by David Gessner
Milkweed Editions, 2011
Reviewed by Frank Izaguirre
I have a complicated relationship with David Gessner’s writing the same way he has a complicated relationship with being a nature writer. On the one hand, I appreciate his self-appointed status as a watchdog for stereotypical environmentalists, and on the other I find it a bit weird that probably his best known book was written for an audience of mostly nature writers just to notify them that they’re uncool and need to drink beer in order to stop being uncool. I enjoy a nature writer who’s at least as eager to commune with people as animals. I’m also a little worried about his drinking. Can’t tell if that’s what he wants.
Regardless, the man’s writing at an impressive clip these days, publishing a book each of the last two years. The Tarball Chronicles, his latest, is a travelogue/meditation on the Gulf oil spill and what it means for the region, our country, and even the world. We join Gessner on his haphazard and unplanned journey, meeting endearing locals and emblematic wildlife; and we get a closeup of how a corporation can shush away all problems by whispering dollars.
But the most interesting part of the book doesn’t have to do with the Gulf or oil: it’s Gessner’s internal struggle with his identity. Gessner has a similar thing going on to the Walden subplot of Thoreau the crude vs. Thoreau the prude. He awkwardly describes how he brings beers out into the field with him, chugging them rather randomly throughout different times of the day. He also frequently mentions all the meat he eats, ostensibly so he isn’t confused with one of those touchy-feely vegetarian environmentalists that are kinda lame.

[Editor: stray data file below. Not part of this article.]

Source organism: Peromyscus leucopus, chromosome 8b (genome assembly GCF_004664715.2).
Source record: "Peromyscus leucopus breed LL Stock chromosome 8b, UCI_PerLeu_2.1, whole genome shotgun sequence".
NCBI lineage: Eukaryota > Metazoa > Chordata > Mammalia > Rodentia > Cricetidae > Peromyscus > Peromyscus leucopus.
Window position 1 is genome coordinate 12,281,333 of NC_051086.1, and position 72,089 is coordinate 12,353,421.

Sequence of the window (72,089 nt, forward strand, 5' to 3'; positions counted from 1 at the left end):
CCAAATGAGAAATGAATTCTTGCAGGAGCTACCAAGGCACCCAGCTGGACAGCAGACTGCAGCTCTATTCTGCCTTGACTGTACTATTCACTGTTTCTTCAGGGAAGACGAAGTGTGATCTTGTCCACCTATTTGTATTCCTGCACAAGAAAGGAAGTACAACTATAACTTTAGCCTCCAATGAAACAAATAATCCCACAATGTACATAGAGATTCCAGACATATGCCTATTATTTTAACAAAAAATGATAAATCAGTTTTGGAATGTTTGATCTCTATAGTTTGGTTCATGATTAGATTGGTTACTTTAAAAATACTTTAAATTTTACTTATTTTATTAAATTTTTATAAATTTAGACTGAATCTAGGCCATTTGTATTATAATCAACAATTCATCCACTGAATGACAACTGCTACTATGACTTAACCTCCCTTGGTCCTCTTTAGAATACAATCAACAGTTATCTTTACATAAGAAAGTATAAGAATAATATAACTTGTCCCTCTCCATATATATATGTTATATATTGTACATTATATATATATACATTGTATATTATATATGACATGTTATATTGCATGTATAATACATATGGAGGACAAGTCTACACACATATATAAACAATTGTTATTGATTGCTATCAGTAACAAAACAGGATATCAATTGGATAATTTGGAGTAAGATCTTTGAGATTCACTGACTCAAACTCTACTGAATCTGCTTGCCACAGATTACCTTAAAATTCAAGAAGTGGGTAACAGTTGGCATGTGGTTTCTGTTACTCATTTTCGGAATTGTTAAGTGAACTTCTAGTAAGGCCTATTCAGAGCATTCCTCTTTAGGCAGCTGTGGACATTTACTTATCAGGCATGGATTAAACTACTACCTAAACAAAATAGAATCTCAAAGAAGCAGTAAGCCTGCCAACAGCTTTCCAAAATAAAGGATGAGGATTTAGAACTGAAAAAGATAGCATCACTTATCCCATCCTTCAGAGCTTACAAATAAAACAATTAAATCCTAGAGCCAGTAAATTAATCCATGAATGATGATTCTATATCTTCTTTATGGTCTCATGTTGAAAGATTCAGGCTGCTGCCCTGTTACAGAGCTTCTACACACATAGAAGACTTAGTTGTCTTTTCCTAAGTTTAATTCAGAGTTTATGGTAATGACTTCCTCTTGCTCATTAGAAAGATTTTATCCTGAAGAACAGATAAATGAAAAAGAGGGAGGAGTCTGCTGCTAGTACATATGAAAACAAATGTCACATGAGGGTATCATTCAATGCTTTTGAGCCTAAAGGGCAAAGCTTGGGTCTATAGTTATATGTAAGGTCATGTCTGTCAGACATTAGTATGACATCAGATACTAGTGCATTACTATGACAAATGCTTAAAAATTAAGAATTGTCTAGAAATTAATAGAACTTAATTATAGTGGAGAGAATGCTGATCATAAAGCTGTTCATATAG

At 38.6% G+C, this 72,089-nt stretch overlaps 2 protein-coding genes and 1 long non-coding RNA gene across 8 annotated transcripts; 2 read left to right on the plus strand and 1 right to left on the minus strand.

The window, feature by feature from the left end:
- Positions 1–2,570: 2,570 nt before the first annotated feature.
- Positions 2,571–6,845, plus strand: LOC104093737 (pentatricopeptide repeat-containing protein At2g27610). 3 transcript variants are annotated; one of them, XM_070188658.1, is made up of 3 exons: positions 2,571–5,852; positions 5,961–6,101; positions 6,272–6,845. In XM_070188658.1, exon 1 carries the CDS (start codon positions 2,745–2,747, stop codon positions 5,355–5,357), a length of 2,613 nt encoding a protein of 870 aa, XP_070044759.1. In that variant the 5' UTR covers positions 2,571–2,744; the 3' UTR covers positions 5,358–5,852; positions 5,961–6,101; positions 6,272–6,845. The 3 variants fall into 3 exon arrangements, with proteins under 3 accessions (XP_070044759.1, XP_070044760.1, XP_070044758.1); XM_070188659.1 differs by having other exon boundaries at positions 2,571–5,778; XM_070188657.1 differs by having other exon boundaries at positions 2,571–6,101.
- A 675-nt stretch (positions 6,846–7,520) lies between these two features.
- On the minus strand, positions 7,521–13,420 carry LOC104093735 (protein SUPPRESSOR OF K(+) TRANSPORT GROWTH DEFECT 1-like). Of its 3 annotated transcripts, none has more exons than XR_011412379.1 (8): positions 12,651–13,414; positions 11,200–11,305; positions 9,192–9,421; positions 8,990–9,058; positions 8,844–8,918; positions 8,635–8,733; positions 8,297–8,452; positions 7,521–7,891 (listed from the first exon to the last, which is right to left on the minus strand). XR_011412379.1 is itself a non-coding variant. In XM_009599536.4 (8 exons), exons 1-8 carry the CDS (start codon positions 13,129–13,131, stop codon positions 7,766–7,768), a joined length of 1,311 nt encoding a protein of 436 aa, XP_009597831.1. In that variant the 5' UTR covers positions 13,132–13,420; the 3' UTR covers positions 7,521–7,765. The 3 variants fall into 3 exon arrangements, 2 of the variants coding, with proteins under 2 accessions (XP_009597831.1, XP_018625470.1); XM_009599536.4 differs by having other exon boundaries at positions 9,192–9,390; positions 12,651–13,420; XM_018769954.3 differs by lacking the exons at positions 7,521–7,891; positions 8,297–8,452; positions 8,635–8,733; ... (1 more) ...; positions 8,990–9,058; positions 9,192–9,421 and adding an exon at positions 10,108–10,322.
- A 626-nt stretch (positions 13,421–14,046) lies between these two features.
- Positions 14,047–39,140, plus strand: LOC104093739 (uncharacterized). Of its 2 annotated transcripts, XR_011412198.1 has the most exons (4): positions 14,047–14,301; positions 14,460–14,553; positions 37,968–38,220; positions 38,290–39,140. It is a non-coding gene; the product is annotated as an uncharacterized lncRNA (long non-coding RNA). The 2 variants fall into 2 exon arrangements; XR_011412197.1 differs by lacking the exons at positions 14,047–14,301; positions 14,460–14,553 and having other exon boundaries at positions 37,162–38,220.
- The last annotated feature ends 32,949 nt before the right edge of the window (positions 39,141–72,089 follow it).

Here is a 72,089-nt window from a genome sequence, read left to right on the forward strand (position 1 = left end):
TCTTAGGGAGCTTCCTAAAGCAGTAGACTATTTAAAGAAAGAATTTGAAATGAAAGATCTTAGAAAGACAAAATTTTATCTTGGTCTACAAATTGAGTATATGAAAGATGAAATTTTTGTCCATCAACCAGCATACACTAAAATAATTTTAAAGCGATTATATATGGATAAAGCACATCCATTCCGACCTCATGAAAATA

There’s something in his writing that makes it seem like practically everything he does is just to make sure he seems cool. He’ll only describe his birding outings, his affection for wildlife, as long as he mentions he had a drink within three to fifteen pages. He remembers to drop the F-bomb about every fifty pages.
Gessner is so self-conscious about following his own rules on how not to be a granola that I can’t really tell who he is. He makes grand efforts to befriend everyone he meets, including those with opposite political and religious views. I get the sense he wants to be liked by pretty much everyone ever, which is a problematic quality for anyone and especially a writer. In his zeal to prove he gets along with non-nature lovers, or nature lovers that shoot everything they can eat, I find it hard to pin down his convictions. I’m not sure the things he does are truly him and not just insurance against being boxed into the stereotypes he worries make nature writing uncool.
Maybe the one thing that always remains clear is he genuinely cares about the environment, close to him and elsewhere. For me, that’s cool enough.
Frank Izaguirre is a writer, ecocritic, and birder. He teaches creative nonfiction and journalism at Pittsburgh School for the Creative and Performing Arts (CAPA), and has been published in ISLE and Flashquake, and has something forthcoming in Fourth Genre. Follow him on Twitter @FrankMIzaguirre.